One of these anecdotes described a conversation Kulp was believed to have had with a Rev. J. J. Koch, rector of St. Edward’s Catholic Church (now Mother Cabrini), and another told of the manner in which the famed nickname “Farmer” had supposedly come about. Found nowhere else, although used in an historical reenactment at the local 2008 Anthracite Heritage Festival, the story was told by the author as follows:
…Kulp was seven years of age when the family moved to Shamokin and settled on a tract of land on the outskirts of the community.
Young Kulp had a long way to walk when he attended school in Shamokin proper. One day as he approached school, one of his schoolmates called out “here comes the farmer,” this designation because he lived out of town. The name “Farmer” stayed with him all his life and in later years was used with the greatest respect when people referred to him by that nickname.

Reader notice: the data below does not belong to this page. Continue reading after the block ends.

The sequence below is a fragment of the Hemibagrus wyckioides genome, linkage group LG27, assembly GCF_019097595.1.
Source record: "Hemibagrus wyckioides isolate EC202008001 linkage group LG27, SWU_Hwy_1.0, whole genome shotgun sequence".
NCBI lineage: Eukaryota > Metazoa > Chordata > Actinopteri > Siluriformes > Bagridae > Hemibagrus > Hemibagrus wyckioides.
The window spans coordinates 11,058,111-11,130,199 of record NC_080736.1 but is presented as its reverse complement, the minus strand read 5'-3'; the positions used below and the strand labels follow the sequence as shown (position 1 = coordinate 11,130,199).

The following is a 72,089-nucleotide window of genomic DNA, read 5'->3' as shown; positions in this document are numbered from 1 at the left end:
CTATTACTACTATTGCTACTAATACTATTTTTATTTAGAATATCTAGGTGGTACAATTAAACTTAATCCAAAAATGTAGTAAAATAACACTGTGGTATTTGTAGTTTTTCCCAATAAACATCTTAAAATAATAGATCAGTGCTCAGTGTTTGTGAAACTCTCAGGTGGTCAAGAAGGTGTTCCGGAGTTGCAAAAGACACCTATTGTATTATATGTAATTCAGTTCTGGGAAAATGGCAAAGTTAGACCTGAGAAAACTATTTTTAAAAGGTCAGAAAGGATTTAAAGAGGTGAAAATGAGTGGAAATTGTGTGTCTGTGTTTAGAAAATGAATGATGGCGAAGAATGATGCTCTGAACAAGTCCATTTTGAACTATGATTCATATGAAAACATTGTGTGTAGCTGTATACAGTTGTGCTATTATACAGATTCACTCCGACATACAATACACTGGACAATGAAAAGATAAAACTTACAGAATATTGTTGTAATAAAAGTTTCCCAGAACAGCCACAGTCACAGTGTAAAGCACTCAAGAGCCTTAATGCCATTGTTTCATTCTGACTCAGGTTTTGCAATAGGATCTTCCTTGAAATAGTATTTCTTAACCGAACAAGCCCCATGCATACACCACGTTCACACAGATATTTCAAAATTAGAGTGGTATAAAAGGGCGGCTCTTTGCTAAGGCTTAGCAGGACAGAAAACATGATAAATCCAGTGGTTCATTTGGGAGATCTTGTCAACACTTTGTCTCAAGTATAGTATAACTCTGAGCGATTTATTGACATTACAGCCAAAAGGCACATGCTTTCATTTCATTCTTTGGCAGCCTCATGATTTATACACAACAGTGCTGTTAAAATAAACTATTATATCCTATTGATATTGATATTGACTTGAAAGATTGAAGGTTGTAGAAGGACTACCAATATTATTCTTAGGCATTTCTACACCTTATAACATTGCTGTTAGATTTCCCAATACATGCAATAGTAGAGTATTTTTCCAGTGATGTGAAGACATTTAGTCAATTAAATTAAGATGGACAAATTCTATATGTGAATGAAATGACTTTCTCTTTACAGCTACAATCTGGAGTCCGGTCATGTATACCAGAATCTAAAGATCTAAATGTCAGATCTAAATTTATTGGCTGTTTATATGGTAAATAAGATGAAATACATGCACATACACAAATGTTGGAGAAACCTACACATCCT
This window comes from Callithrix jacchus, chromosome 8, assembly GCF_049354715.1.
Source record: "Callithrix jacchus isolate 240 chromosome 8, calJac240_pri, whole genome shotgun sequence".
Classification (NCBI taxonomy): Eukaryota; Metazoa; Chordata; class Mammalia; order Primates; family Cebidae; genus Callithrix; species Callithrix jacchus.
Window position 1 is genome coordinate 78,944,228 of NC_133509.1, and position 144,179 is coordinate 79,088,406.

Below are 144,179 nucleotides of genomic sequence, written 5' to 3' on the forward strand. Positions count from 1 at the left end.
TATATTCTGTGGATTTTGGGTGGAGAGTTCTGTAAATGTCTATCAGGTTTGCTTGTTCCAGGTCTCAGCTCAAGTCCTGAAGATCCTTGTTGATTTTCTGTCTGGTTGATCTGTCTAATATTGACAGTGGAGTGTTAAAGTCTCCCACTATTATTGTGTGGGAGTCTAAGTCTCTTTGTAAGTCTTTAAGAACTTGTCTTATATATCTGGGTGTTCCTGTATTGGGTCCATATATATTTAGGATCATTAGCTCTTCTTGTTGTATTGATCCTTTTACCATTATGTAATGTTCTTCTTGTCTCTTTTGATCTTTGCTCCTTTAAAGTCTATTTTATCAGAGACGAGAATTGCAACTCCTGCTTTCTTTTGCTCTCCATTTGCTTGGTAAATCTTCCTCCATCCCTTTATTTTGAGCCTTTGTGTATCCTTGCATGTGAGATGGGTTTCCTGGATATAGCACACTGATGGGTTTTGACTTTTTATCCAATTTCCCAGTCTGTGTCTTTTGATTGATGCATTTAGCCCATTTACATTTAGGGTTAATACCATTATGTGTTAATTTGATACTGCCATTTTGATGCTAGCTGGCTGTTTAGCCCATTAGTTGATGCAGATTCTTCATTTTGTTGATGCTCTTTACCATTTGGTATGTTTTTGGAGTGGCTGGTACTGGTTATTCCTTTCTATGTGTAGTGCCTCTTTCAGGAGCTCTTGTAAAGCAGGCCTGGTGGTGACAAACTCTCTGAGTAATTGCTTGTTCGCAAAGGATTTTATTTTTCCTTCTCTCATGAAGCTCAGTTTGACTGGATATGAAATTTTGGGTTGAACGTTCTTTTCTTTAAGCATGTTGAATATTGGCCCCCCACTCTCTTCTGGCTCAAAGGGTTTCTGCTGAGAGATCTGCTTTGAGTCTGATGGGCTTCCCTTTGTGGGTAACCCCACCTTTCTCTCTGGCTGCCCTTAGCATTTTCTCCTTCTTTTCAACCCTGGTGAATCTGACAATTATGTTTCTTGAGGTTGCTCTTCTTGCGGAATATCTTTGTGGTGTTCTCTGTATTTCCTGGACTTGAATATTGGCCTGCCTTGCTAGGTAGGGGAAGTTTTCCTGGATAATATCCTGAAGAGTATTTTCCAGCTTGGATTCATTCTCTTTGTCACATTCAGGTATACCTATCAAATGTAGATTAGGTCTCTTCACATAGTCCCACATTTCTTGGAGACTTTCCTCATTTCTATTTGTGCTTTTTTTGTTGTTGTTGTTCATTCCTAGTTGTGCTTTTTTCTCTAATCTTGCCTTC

Since I first read this article, I have been trying to locate additional information on this early stage of his life, to prove, disprove, or at least provide a bit of clarification to this story. At first, I disagreed with the premise that he lived out of town. The family settled in Shamokin around 1867 (when he was actually about nine years old, rather than seven), and the old homestead which they occupied was located on Dewart Street in the 1st Ward of Shamokin–definitely not the outskirts, not even in those days from what I know. A few blocks north of there, perhaps, would have been the Cameron Addition and that is considered the outskirts of town, but Dewart Street I think would not have been. By 1870, the family’s residence was listed as the 1st Ward in the census of that year, so at least within a short time after their relocation in Shamokin, they were already settled at the Dewart Street homestead. I also have no other specific indication of a previous home.